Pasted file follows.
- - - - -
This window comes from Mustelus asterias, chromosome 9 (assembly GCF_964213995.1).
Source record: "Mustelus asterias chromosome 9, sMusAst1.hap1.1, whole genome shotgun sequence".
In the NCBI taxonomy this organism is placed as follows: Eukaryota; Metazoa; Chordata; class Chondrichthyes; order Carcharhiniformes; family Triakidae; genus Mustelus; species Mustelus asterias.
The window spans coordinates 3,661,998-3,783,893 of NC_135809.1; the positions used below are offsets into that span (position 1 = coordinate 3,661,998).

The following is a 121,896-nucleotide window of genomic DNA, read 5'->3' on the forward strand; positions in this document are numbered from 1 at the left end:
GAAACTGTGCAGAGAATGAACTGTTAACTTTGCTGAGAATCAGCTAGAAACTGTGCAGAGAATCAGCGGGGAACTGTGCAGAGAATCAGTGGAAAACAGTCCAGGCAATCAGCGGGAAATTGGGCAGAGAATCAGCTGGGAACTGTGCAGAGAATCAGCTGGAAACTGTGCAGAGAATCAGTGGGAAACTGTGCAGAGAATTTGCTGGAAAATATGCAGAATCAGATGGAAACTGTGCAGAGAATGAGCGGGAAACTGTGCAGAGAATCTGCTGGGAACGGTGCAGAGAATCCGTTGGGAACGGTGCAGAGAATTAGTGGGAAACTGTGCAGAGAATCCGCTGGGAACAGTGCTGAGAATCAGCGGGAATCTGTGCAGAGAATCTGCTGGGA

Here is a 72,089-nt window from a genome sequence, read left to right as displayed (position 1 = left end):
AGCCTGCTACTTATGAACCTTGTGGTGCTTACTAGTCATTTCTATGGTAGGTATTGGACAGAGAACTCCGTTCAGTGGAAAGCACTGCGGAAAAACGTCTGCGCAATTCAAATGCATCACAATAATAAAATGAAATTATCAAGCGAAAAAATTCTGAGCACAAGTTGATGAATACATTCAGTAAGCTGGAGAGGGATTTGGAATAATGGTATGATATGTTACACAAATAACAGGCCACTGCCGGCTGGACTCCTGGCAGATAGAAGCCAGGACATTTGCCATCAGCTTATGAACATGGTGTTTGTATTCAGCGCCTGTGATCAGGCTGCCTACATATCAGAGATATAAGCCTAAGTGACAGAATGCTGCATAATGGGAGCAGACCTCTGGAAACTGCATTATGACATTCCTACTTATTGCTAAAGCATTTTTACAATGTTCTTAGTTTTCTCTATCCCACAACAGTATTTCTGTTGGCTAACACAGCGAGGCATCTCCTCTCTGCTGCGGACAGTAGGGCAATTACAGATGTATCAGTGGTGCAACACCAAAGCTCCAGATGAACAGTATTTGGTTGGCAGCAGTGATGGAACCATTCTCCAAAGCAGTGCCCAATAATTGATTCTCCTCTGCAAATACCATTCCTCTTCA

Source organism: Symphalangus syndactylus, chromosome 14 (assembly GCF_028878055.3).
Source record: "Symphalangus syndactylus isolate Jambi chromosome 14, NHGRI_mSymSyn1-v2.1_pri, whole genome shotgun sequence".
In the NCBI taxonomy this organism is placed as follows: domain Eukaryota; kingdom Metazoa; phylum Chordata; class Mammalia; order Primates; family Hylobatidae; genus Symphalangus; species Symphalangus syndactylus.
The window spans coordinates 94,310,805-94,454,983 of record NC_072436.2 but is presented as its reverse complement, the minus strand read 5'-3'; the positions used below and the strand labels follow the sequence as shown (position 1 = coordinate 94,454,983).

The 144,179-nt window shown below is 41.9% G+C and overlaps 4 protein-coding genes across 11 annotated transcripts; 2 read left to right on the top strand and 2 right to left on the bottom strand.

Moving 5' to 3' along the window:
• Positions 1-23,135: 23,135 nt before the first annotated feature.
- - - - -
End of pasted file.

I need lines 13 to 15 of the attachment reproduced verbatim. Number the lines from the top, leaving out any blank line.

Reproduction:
The 144,179-nt window shown below is 41.9% G+C and overlaps 4 protein-coding genes across 11 annotated transcripts; 2 read left to right on the top strand and 2 right to left on the bottom strand.

Moving 5' to 3' along the window:
• Positions 1-23,135: 23,135 nt before the first annotated feature.